Hurricanes and Charitable Vision

Dear Friends in Christ,

Hurricane Irene came through the area of Eastern NC with a vengeance. Ironically, Irene means peace in Greek! I am grateful to God that none of our parishioners lost their lives—downed trees and flooding are truly dangerous. Property damage did affect our community, however. One family lost their home, having to ride out the storm in a treehouse as the waters rose. Another family lost their pier, and another had trees all over their backyard. I am sure that some of you reading this also experienced damage. If any of you reading this would like to share your experience with me, I’d appreciate hearing from you as well. I can be reached by email at This email address is being protected from spambots. You need JavaScript enabled to view it. and by telephone at (919) 827-4945.

Hurricane Irene went on to ravage New York. On Long Island, several of our families lost power and suffered inconveniences, but the real damage was in the Catskills, where our monastery dedicated to the Holy Ascension is located. While the monastery itself was spared, the entire town surrounding it was flooded out, and all the businesses and homes on the main road were significantly damaged. The local grocery store lost all of its stock, and will not be replenished for at least a month. To put things in perspective, the acting abbot of the monastery, Fr. Maximus, has to drive 30 minutes each way just to get food of any kind now. For those who have lost their appliances and homes, this only adds to the misery. Fr. Maximus reports that it is the worst flooding he has ever seen in New York in his lifetime.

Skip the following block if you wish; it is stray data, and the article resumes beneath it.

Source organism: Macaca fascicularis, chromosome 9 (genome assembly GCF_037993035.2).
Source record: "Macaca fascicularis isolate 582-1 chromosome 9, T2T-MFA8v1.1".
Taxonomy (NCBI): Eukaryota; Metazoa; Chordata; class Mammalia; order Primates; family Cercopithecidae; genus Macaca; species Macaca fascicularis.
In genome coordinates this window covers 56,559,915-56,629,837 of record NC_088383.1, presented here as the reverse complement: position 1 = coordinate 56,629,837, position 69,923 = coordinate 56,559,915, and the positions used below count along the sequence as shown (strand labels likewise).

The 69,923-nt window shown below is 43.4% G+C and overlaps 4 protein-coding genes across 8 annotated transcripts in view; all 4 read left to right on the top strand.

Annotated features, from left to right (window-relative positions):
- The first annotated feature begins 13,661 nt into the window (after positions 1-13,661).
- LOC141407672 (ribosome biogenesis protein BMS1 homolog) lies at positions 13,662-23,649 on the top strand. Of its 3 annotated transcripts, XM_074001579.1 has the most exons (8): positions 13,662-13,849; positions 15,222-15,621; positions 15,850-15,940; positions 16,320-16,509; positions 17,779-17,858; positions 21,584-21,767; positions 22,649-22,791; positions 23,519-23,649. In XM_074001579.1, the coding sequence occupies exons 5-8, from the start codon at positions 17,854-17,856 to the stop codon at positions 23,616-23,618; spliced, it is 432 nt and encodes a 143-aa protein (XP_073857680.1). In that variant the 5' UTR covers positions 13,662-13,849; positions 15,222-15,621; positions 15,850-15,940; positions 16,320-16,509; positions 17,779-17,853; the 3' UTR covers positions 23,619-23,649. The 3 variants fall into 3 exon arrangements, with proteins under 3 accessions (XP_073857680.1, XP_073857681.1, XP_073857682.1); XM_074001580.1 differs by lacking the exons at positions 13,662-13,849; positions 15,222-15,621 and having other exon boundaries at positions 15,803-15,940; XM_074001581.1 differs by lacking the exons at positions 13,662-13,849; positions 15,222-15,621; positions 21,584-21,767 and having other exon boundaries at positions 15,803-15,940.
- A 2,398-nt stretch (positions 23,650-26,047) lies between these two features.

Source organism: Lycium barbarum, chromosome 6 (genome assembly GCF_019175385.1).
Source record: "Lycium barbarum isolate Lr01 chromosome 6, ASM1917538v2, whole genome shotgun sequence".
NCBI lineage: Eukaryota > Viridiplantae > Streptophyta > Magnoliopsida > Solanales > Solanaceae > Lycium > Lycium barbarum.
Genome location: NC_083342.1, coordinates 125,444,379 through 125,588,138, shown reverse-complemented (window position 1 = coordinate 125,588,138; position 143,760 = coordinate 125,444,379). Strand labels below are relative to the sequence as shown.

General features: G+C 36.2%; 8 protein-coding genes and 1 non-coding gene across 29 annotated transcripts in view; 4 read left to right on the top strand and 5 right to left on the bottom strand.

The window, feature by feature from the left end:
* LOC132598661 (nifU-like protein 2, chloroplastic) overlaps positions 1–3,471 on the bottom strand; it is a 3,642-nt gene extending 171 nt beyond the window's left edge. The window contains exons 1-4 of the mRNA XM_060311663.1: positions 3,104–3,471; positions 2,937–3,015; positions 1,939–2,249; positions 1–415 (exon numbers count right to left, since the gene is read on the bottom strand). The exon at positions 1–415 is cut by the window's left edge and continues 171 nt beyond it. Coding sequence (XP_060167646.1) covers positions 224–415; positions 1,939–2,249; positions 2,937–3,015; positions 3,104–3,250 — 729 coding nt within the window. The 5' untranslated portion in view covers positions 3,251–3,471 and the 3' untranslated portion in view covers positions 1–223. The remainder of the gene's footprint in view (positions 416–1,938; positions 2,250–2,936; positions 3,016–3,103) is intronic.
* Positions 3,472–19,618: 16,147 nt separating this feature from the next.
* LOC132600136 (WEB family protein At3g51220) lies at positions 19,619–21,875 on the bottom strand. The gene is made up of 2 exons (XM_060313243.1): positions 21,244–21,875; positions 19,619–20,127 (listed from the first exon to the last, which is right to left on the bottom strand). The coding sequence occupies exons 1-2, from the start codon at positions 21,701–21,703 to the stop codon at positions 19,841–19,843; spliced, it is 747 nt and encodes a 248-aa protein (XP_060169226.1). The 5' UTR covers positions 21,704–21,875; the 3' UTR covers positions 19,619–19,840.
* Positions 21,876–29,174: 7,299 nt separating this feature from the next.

A serious matter such as this provides a natural opportunity to discuss a serious matter. One of my friends is a Protestant minister in Greenville. His parish has perhaps two times the number of people that our parish does—in other words, it is small by Protestant standards. Their denomination has a crisis response team, and people from neighboring parishes flew in to North Carolina and did work for the people who were suffering. People in their local Church community helped each other, helped their neighbors, and even people they didn’t know to help them recover—out of love for them, and a desire to share Christ with them. One of our families was served by such a group of mobile responders from Arkansas.